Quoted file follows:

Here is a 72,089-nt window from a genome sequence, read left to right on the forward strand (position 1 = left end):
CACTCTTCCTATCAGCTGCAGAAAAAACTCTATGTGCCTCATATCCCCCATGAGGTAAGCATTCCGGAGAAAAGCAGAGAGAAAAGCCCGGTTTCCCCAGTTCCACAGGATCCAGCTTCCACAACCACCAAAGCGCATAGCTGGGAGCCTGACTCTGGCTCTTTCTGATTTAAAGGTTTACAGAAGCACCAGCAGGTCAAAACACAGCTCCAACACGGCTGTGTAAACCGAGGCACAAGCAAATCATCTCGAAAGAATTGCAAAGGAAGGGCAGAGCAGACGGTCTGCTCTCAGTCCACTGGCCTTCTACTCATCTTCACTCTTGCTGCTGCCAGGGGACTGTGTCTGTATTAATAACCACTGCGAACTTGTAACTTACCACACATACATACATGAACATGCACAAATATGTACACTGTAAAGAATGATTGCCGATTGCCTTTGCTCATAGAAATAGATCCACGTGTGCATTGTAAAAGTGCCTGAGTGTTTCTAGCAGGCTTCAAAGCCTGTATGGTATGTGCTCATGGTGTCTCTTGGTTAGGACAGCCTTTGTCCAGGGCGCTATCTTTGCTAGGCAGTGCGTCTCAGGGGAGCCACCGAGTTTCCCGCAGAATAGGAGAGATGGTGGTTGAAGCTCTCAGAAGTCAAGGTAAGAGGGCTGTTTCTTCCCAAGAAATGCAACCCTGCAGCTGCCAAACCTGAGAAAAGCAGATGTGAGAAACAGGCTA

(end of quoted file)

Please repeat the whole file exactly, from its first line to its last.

Here is a 72,089-nt window from a genome sequence, read left to right on the forward strand (position 1 = left end):
CACTCTTCCTATCAGCTGCAGAAAAAACTCTATGTGCCTCATATCCCCCATGAGGTAAGCATTCCGGAGAAAAGCAGAGAGAAAAGCCCGGTTTCCCCAGTTCCACAGGATCCAGCTTCCACAACCACCAAAGCGCATAGCTGGGAGCCTGACTCTGGCTCTTTCTGATTTAAAGGTTTACAGAAGCACCAGCAGGTCAAAACACAGCTCCAACACGGCTGTGTAAACCGAGGCACAAGCAAATCATCTCGAAAGAATTGCAAAGGAAGGGCAGAGCAGACGGTCTGCTCTCAGTCCACTGGCCTTCTACTCATCTTCACTCTTGCTGCTGCCAGGGGACTGTGTCTGTATTAATAACCACTGCGAACTTGTAACTTACCACACATACATACATGAACATGCACAAATATGTACACTGTAAAGAATGATTGCCGATTGCCTTTGCTCATAGAAATAGATCCACGTGTGCATTGTAAAAGTGCCTGAGTGTTTCTAGCAGGCTTCAAAGCCTGTATGGTATGTGCTCATGGTGTCTCTTGGTTAGGACAGCCTTTGTCCAGGGCGCTATCTTTGCTAGGCAGTGCGTCTCAGGGGAGCCACCGAGTTTCCCGCAGAATAGGAGAGATGGTGGTTGAAGCTCTCAGAAGTCAAGGTAAGAGGGCTGTTTCTTCCCAAGAAATGCAACCCTGCAGCTGCCAAACCTGAGAAAAGCAGATGTGAGAAACAGGCTA